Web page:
FACILITYCalgary publisher Mark Kolke, in conversation with Al Norris
February 10, 2015
He attributes much of his success to “being in the right place at the right time.”
He reports directly to Bruce Flatt, CEO of the $200 billion Brookfield organization.
This kid (OK, he was 23) from Scotland who came to Canada in 1980 for a year to check it out. He stayed a little longer.
Al Norris began life in Paisley, just outside Glasgow. His dad was a factory supervisor. His mom stayed home, raising Al and his two younger sisters. His young days were characterized by two dominant factors – a golf game (scratch golfer at 18 – he won the Scottish Amateur) and strong academic performance, entering the accounting profession. His business degree from the University of Strathclyde led to training/articles at Deloitte’s.
Most of my career I knew the company as Carma, a Calgary/Edmonton land development company started by homebuilders. These days, a much larger reach in land development and housing.
As I was waiting for my appointment with Alan Norris, B.A., C.A., Pres. & CEO at Brookfield Residential I perused the Annual Report booklet rather than magazines on that spacious waiting room’s reading offering. The report revealed largesse – the company now known as Brookfield Residential Properties Inc. is far larger in the U.S. than Canada - $3.3 billion in assets. Yet, head office and CEO remain where they’ve always been in Calgary.
Suffice to say a huge amount of Brookfield Residential’s growth here in Alberta, expansion/merger and restructurings making the company a large U.S. player as well as the dominant developer in Calgary and Edmonton – has all been under the stewardship and guidance of his steady hand. …. And his handicap in the computer at Bearspaw has slipped to an 8.
Doing audit work at Deloitte’s he encountered client and future employer Carma. He met his wife Shelley here (she was an accountant at NuWest). He joined Carma/now Brookfield – first as Controller, then CFO and Pres. & CEO in 1994. His early work involved ‘the workout’ function faced by NuWest and Carma (NuWest owned 48%) when financial woes in the 80’s changed the landscape. “It was a very risky move – I never imagined where it would go.”
Under his watch the company has gone through re-structuring, private-to-public, back again twice. Fast-forward through much reorganization, Carma and Brookfield Homes merged in 2011. Today, they are the 4th largest residential land developer in North America with significant activities in eleven markets.
The Norris’s have four children, five grandchildren and a very nice lifestyle made possible in large measure by Al’s significant success. It doesn’t seem to have run to his head – his conversation with me revealed a deep commitment to community, all the ones he operates in, but in particular Calgary where, among other things, Al chairs the board of Resolve Campaign – Calgarians Committed to Change and is heading a campaign to raise $120 million toward resolving homelessness in Calgary.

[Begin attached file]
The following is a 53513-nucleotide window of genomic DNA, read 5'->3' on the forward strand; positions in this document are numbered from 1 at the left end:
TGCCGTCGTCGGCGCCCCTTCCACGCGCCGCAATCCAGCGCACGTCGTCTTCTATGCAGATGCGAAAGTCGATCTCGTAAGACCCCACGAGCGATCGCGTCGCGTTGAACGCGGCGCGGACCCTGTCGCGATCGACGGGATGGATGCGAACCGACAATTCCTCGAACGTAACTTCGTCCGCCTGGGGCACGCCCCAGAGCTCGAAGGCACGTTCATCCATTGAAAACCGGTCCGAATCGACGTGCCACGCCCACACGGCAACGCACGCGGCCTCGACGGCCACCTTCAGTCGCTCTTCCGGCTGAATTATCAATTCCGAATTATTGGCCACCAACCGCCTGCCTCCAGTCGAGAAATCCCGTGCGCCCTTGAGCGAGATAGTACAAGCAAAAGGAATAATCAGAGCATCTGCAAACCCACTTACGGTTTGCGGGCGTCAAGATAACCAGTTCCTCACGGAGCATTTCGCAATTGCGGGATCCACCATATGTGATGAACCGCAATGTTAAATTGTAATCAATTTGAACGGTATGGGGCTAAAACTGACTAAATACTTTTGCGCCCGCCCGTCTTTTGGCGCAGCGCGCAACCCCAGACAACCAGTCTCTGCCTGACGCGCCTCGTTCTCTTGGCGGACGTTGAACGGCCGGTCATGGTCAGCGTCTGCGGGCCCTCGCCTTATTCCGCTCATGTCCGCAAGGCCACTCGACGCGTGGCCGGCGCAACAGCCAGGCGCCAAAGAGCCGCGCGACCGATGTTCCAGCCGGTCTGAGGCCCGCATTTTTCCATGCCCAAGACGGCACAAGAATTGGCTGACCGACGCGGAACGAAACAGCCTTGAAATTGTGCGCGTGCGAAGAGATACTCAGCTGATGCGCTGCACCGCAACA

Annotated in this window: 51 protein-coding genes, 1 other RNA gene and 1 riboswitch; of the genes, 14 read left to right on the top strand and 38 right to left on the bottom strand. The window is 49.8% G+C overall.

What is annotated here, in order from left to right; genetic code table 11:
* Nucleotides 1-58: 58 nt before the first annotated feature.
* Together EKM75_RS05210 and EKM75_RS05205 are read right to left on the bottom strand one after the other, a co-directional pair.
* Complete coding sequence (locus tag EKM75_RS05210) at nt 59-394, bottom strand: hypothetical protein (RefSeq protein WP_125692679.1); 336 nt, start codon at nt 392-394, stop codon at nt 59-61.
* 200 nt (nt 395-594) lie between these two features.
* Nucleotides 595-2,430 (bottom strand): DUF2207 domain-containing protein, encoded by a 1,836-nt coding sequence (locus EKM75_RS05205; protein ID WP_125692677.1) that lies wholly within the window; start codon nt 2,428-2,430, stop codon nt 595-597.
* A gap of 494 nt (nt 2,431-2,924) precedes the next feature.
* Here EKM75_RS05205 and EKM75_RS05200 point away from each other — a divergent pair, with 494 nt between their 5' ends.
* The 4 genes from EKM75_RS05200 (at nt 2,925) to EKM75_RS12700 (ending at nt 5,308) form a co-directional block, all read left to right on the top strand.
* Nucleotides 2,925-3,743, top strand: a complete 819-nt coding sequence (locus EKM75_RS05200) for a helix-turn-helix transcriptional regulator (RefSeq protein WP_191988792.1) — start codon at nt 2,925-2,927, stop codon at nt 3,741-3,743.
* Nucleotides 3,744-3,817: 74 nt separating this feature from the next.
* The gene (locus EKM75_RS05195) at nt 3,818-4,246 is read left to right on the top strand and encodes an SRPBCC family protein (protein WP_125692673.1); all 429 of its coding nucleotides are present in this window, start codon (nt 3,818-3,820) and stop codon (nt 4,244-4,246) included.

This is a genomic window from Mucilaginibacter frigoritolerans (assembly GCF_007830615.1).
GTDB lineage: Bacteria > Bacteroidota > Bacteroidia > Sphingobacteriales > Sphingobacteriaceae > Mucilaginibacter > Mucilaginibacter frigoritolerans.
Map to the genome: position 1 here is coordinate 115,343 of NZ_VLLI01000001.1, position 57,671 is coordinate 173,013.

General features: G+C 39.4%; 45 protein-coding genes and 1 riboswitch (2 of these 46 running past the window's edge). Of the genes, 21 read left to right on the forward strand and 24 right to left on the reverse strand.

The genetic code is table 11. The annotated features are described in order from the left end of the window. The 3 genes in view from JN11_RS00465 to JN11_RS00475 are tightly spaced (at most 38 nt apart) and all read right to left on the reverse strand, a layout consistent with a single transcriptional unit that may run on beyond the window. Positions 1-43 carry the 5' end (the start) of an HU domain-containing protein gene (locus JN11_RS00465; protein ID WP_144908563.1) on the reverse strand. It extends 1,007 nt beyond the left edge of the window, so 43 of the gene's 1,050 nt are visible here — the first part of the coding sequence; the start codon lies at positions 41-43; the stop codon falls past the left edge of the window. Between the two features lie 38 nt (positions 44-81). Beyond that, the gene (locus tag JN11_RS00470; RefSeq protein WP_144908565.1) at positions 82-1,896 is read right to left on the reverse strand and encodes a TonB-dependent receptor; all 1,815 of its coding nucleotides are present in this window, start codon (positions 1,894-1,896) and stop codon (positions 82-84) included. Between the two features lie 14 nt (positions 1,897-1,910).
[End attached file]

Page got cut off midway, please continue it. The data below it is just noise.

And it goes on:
What has contributed most to your success? “Work ethic, I got from my dad. Sense of humour. Opportunity (thanks for Murray Fox) to get involved in the Carma restructuring. Being straightforward, honest.”
What has held you back? “Not many things. I could have moved for opportunities – loved Calgary – I’ve been reluctant to move.”
“I have a passion for this business and all the people in it. Someday I’ll retire. I’m only fifty-eight. I have a lot to give. Never do I get up in the morning and not want to do what I’m doing. I love the business of real estate, creating communities that people call home.”
What qualities distinguish your preferred colleagues, collaborators and suppliers?
… a shared value system. People who do what they say. Honesty, transparency. I’m not a haggler if I’m being treated fairly.
What distinguishes you that causes people to choose Al Norris and Brookfield Residential, why do they do business with you?
… when we say we’ll do something, we do it. Respect, decency. I won’t stand for bullying.
How would you describe your leadership or management style?
… open. Cordial. I give people responsibility. I don’t micro-manage. I work hard and I expect other people to.
What do you lose sleep over, what do you worry about?
… I don’t stress about much. I have very good people. I worry about my not-for-profit work, trying to raise $120 million …
Who or what influenced you most – that has made a difference in your life, or that was a major turning point?
… the move to Canada. The move from Deloitte’s to Carma was very risky. I never imagined where it would go. This city has been awesome to me.
Work life balance, do you have it?
… better now! …I’m in early, before 7AM. I don’t burn it at both ends …
… golf. Skiing. We have a place in Phoenix. We travel to Scotland two times a year. Spending time with grandchildren. Holidays in warm places (we had 23 together at Christmas).
What do you read?
… lots of business journals. Crime novels. Daniel Silva.
… BMW 550 FT
… I qualified for university at sixteen (he was a top student) and accounting courses were a fill-in. I got twelve requests for interviews, went to four of them and got one job offer.
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